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Three fishermen who lost their lives aboard the Purbeck Isle died accidently, an inquest has found.
The decision was reached by a jury in Dorchester.
The poor condition of the boat also contributed to the deaths of David Macfarlane, Jack Craig and Robert Prowse.
The vessel went missing in May 2012.
A report into the deaths of three fishermen from Weymouth has concluded they may have been saved if their life raft had been stowed correctly.
All three drowned when their boat sank off Portland last year.
The report also found that the 'Purbeck Isle' was heavily loaded and in an extremely poor condition. Watch Laura Makin-Isherwood's report.
A man who lost his son at sea says tighter safety regulations should be introduced to prevent further tragedy.
Peter Prowse's son, Robert, died along with two crewmen when their boat, the Purbeck Isle, sank. A report said a lifeboat had not been correctly fitted. His body was never found.
A report into the deaths of three fishermen who drowned when their boat sank off the coast of Dorset has found their life-raft was stored incorrectly.
The Purbeck Isle went down 9 miles off Portland last May. The boat's skipper, David McFarlane, and his two crewmen died.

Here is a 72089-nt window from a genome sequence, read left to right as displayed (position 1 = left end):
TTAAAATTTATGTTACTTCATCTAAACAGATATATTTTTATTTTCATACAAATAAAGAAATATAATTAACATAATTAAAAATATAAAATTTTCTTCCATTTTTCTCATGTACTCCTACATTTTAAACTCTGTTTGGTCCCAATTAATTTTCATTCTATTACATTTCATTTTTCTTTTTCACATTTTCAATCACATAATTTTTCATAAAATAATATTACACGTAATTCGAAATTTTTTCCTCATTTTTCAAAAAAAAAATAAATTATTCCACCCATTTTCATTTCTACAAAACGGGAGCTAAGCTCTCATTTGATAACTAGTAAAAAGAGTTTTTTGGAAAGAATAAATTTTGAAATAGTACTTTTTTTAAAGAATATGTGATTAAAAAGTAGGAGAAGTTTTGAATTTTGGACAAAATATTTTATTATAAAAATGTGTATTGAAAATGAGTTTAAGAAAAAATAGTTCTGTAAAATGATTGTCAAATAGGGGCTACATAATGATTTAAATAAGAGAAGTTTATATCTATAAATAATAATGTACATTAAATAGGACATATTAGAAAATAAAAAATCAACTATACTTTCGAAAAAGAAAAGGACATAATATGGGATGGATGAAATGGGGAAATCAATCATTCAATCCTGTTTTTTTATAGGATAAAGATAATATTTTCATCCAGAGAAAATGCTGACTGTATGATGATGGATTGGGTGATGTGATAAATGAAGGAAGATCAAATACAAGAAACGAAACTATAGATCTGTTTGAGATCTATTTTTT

An accident report found the life-raft failed to inflate, but had it been stored correctly it's likely the men would have been saved.
Andy Alcock from the Weymouth and Portland Licenced Fisherman's Association says more needs to be done to make sure boats that sail are sea-worthy:
An accident report says three fishermen died when their vessel sank, because their incorrectly stowed life-raft failed to float free and automatically inflate.
The three men had set off from Weymouth on the wooden potting 'Purbeck Isle' vessel when it foundered nine miles off Portland Bill in May last year.
Had the liferaft floated free and inflated it was "entirely possible" that the fishing boat's skipper David McFarlane, 35, and his crewmen, Jack Craig, 21, and Robert Prowse, 20, would have been saved, the report said.